Last edited: October 4, 2012
  7. diesel
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    diesel

    Thank you Mike. You pretty much summed it up there. See what i mean about you guys (+girl) being smart.:flag:
     
  8. The laws Change sometime for the good.

    Ohio: Governor Kasich Signs into Law Important Pro-Gun Reform Bill Today
    Posted on December 20, 2012

    Today, Governor John Kasich (R) signed NRA-backed House Bill 495 into law. This bill was introduced by state
    Representative Terry Johnson (R-89) to address several problems with current Ohio gun laws.
    An amended substitute to the original bill passed in the Ohio Senate on December 13 by a 26-7 vote and the Ohio House of Representatives concurred with that version later in the day by a 66-23 vote that includes further clarifications regarding the transportation of loaded magazines and firearms and permits lawfully owned firearms to be stored in vehicles in some government-owned parking lots. However, in order to ensure its passage during this legislative session, the sections regarding expanding concealed carry reciprocity were amended out of the bill with a commitment to address this issue early next session.
    The final version of this bill remains strong and includes several necessary improvements to Ohio’s concealed carry laws. The final version of HB 495 makes the following changes:
    Eliminates the renewed competency certification requirement for concealed carry license renewals. Currently, after the first renewal of your concealed handgun license, you must submit proof of renewed competency to show that you are range competent for all subsequent renewals. HB 495 would make it so that you can simply show your existing or expiring license or your original competency certificate as proof that you have had the necessary training for all renewals.
    Modifies the definition of a loaded firearm in a vehicle. Currently, a firearm is considered loaded if a loaded magazine is present in the vehicle, even if the magazine is not inserted into the firearm. HB 495 further clarifies the definition in current law to give gun owners various options for storing loaded magazines during transport.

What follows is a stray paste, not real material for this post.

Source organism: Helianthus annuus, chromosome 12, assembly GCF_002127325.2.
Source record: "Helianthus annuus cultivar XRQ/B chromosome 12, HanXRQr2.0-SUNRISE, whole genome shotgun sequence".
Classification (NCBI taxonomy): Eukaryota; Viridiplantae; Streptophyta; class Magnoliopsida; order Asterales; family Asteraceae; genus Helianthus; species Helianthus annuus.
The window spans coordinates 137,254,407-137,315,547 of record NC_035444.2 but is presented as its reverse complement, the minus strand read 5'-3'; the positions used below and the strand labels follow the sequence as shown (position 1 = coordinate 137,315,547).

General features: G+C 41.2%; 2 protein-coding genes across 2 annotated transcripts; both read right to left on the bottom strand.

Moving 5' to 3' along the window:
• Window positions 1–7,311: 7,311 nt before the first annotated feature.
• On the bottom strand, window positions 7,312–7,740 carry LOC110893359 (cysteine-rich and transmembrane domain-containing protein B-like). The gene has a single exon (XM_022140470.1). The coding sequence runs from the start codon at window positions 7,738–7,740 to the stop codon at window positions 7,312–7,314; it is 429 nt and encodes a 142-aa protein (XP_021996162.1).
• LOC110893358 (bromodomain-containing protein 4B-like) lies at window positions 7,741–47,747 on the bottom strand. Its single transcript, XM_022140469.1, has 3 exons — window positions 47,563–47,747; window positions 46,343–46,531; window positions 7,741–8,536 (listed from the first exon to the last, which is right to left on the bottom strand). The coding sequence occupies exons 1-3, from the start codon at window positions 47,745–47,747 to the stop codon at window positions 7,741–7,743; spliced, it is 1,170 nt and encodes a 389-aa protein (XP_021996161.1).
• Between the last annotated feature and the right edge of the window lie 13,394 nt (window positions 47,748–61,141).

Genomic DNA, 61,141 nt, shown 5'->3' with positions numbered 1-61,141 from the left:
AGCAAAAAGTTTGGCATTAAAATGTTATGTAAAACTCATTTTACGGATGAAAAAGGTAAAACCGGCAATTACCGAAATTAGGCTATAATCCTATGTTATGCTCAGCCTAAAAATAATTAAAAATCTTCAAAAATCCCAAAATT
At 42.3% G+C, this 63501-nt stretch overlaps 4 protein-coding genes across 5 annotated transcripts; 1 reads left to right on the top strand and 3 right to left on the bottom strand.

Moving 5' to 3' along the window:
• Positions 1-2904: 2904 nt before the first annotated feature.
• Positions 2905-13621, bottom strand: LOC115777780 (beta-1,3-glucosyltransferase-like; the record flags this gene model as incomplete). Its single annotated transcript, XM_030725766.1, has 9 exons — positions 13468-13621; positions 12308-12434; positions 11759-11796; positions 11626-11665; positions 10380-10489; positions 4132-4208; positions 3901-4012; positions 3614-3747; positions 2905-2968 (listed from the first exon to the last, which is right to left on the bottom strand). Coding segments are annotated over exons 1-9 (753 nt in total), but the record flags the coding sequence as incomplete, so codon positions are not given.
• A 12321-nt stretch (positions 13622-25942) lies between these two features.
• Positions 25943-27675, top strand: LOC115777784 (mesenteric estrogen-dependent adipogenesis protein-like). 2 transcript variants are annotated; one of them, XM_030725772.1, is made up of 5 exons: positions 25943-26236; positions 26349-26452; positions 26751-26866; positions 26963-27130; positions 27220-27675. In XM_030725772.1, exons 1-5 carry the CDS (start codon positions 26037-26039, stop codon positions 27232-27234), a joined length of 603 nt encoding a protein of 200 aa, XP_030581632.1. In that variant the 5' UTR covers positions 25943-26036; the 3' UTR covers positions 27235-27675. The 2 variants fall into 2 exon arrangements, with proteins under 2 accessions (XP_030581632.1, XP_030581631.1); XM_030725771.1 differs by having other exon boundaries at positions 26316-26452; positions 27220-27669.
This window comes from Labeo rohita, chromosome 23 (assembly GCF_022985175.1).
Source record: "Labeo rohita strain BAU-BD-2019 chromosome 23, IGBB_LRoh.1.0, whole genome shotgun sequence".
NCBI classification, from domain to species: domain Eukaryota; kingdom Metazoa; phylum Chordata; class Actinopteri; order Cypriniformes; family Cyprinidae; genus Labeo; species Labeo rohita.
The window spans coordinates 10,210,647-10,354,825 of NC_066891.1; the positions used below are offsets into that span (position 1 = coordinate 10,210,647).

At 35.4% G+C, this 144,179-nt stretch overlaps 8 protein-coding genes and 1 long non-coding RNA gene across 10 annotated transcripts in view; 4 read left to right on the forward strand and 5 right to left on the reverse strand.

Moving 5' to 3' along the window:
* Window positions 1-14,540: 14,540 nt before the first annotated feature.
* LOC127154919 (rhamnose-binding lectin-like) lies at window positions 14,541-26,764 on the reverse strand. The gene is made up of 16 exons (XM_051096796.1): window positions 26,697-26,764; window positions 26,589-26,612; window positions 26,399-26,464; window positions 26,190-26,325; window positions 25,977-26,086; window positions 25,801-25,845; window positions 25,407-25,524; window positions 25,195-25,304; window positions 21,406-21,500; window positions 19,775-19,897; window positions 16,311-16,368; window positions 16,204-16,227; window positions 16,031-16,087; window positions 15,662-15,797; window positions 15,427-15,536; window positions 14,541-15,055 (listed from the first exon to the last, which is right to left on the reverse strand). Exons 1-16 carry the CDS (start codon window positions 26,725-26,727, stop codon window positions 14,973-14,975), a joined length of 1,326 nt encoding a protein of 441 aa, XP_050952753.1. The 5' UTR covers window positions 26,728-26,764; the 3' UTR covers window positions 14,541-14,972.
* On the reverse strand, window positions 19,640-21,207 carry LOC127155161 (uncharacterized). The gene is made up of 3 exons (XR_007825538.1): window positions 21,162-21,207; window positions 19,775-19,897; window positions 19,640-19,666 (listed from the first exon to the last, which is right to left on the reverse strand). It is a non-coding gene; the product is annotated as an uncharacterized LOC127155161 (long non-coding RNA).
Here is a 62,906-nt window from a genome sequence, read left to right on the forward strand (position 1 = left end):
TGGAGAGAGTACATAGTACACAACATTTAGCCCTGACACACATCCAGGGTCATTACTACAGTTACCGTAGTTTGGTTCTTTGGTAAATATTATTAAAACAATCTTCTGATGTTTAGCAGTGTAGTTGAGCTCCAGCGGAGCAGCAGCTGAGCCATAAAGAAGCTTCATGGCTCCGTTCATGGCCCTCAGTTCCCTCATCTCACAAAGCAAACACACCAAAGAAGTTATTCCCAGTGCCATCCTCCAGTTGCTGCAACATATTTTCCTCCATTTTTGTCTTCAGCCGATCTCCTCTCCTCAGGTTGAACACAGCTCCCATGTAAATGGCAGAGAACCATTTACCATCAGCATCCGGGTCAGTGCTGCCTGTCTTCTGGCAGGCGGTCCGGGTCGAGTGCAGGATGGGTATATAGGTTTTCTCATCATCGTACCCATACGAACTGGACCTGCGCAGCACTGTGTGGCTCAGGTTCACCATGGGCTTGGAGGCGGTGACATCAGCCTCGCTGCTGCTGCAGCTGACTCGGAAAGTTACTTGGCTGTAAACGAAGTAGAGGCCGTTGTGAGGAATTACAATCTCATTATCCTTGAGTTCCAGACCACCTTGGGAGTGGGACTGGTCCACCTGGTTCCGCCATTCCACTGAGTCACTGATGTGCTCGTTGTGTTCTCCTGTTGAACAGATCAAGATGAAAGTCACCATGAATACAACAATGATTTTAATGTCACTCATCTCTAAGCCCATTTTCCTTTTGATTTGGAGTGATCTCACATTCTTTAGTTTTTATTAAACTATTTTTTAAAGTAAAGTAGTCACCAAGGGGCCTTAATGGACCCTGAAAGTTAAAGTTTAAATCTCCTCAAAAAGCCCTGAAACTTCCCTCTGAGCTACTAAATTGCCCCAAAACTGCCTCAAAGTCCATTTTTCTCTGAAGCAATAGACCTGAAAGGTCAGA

Defines “Concealed Handgun License†in one section of the Ohio Revised Code and clarify that this definition applies to all references of a concealed handgun license throughout the state code. HB 495 would simplify state law and make it easier to read, understand, comply with and enforce.

    This measure will go into effect ninety days from today. :thumbs:

    This will change how you can carry long guns that accept magazines. This legislation has been long overdue and is welcomed by most shooter that I know.
     
  9. Long guns transported properly.

    With talking with several LEOs they tell me that they rely on the guidelines for the Firearm Owners Protection Act or FOPA with regard to transport of long guns.
    The link will get you further information about what that entails without my posting a hugh amount of text to the site.

    Hope this helps anwser your questions.

    NRA-ILA | Guide To The Interstate Transportation
     
  10. Re: Long guns transported properly.

    AWESOME news dogshawred. Thank you for sharing the news with us. I am a happy camper to see that Ohio finally has done something right in regards to CCW.
     
  11. Sigh
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    Sigh

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    I didn't catch it clearly being stated in the thread, so for those googlers that stumble onto this thread... a CHL (Cconcealed Handgun License) in Ohio only deals with handguns and no other weapons (not rifles, knives, clubs, etc). So far (HB 495 excepted as I know of it but haven't read it closely yet) the carrying of rifles is done through the auspices of open carry and the transport of them in or on a motor vehicle is regulated (infringed) through the generic firearms transport laws.